Raise dead doesn't work on someone killed by a death attack or effect.
Death attacks slay instantly. A victim cannot be made stable and thereby kept alive.
In case it matters, a dead character, no matter how he died, has hit points equal to or less than his negative Constitution score.
The spell death ward protects against these attacks

Liberty's Edge

Everything below with [death] is a death attack, even if it doesn't kill the target.

blahpers wrote:

What is a death effect?

The Special Abilities section mentions "Death Attacks" but doesn't define them, and most spells commonly considered death effects don't fit the "In most cases" line.

The Magic section has a sub-sub-section on the [death] descriptor that suggests that any spell with the [death] descriptor is a death effect, but it also says that such spells cause immediate death--when, in fact, surprisingly few [death] spells cause immediate death even on a failed saving throw. But many spells commonly considered death effects don't have this descriptor, and supernatural and extraordinary abilities don't have descriptors.

A short list of potential argument-starters:

  • disintegrate (not [death]; doesn't kill unless 0 HP)
  • slay living ([death]; doesn't kill, moderately easy to survive a failed saving throw)
  • finger of death ([death]; doesn't kill, quite difficult to survive a failed saving throw)
  • suffocation (not [death]; kills, albeit slowly)
  • stricken heart ([death]; doesn't kill, barely damages at all)
  • enemy's heart ([death]; doesn't kill or damage, only does anything if you perform a coup-de-grace (see below))
  • deadly juggernaut ([death]; doesn't kill or damage, just gives you buffs if you kill something otherwise)
  • phantasmal killer (not [death]; kills on two failed saves)
  • aqueous orb (not [death] or even necromancy; kills if target can't hold breath, such as if the target is asleep)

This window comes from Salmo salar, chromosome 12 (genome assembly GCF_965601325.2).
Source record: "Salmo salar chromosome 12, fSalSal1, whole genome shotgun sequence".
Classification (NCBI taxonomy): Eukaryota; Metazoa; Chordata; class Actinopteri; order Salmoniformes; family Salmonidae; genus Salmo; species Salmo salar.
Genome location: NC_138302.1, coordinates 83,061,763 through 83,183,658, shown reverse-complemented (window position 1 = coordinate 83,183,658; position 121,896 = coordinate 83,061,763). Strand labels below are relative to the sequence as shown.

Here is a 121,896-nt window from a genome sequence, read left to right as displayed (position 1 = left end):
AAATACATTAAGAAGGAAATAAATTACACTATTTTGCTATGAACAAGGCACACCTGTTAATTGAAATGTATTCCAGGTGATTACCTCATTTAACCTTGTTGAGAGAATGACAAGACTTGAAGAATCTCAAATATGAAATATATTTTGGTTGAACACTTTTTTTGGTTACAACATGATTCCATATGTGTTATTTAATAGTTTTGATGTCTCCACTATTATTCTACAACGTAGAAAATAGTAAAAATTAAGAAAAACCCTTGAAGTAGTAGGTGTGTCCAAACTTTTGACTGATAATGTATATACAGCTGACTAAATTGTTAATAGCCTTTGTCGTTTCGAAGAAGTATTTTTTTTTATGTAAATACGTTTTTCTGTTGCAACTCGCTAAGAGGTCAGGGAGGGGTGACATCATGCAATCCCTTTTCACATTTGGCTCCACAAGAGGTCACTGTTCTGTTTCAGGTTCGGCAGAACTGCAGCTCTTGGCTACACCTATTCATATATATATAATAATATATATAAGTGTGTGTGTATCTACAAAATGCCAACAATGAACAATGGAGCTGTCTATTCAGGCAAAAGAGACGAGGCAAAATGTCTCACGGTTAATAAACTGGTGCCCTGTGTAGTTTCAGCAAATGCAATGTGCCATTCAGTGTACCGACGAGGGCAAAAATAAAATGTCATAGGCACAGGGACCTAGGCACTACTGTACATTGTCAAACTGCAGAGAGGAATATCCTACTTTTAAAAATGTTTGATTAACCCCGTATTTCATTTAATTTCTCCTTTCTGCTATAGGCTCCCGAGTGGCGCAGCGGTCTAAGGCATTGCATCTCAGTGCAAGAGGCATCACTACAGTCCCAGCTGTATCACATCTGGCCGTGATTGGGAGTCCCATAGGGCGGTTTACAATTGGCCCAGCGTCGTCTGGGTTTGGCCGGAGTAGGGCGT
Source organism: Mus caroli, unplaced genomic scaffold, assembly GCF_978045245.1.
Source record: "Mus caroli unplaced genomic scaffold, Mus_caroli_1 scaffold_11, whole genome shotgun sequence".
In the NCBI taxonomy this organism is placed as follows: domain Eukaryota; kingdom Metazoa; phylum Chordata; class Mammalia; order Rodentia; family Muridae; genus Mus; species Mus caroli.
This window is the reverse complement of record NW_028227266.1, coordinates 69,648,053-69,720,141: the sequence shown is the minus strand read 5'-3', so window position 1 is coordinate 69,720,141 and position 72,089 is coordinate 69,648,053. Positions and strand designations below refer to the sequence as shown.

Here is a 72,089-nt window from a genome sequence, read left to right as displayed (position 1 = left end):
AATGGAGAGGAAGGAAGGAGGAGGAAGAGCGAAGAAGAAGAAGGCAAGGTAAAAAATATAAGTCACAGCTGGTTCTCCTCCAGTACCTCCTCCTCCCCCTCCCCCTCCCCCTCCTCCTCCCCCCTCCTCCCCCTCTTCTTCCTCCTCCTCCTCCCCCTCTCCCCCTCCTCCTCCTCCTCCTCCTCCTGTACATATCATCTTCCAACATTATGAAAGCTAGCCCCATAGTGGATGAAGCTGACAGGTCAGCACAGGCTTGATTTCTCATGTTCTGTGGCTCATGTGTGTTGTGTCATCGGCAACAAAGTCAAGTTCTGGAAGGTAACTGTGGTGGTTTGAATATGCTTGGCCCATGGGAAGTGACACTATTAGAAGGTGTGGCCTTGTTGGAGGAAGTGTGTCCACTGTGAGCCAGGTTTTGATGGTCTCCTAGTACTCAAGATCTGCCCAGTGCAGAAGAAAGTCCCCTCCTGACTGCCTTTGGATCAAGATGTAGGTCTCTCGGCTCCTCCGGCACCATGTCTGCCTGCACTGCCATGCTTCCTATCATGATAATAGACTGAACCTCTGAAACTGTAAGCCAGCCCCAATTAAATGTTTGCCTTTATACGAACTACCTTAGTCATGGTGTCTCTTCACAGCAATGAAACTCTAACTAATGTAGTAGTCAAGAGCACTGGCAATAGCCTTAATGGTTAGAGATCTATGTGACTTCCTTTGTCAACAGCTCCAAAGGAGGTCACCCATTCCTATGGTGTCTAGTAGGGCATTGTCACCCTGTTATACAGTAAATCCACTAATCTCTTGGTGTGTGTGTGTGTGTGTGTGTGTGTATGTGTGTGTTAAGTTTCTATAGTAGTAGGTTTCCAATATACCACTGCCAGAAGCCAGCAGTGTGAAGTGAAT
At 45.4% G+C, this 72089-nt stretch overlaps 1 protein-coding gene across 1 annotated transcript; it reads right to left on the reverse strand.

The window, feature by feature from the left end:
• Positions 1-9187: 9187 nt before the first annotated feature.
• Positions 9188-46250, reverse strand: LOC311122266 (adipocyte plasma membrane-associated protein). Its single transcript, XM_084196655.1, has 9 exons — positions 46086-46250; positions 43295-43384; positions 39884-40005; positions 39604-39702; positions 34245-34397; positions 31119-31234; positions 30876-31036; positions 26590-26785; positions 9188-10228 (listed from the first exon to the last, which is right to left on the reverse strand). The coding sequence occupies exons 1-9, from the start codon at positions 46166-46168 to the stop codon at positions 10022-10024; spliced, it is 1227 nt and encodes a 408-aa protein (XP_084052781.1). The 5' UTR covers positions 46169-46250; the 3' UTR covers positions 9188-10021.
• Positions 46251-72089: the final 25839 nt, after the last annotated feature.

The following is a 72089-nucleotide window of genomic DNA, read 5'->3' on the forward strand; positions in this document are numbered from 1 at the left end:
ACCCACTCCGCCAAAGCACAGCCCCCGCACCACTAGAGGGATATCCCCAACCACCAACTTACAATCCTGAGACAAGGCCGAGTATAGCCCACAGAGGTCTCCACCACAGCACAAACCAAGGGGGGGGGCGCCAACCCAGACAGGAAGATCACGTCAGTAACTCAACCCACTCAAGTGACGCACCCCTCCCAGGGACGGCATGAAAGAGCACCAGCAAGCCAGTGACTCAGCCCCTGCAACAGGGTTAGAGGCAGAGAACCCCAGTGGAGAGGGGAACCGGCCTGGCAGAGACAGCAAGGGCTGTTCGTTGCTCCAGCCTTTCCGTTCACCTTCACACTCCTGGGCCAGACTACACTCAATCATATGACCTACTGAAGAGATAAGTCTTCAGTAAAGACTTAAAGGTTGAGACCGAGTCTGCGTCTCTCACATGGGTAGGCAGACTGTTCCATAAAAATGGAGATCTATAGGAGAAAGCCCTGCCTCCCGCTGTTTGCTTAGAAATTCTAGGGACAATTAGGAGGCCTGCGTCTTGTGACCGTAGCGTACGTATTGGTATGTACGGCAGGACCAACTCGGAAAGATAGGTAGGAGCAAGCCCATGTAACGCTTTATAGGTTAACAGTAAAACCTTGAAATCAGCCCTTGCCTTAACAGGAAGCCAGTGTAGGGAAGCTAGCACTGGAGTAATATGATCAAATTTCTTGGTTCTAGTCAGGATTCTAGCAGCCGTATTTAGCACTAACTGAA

• power word kill (OK, some are pretty obvious)
  • An assassin's death attack ability (oh come on, it's right in the name)
  • A rogue's capstone ability (kills on a failed save)
  • A coup-de-grace (kills on a failed save)
  • The optional "massive damage" rule (kills on a failed save)

Is there any chance that the Powers That Be could define this term that strikes fear into the hearts of players everywhere--something up to which we can clearly hold a spell or ability and state, "Yep, that was a death effect" or "Nope, that just up an' killed 'im"? Note...

Sovereign Court

1 person marked this as a favorite.

My understanding is that it's pretty much only death-magic style things; merely cutting someone's throat is no more a death effect than blowing someone up with a fireball or scoring a critical hit for more damage than the whole village has hit points.

It's a death effect if and only if:

A) It says "this is a death effect".
B) It has the [death] descriptor.

Death effects are almost always necromantic - they literally yank someone deep into death, so deep that it's hard to pull them back with Raise Dead.

Of course there are some weird spells with the [death] descriptor that don't actually kill someone directly at all, like Deadly Juggernaut. Those effects probably do something like using the energy of death to do something else. Kinda like how Summon Monster (fire elemental) gains a [fire] descriptor despite not actually burning anything directly.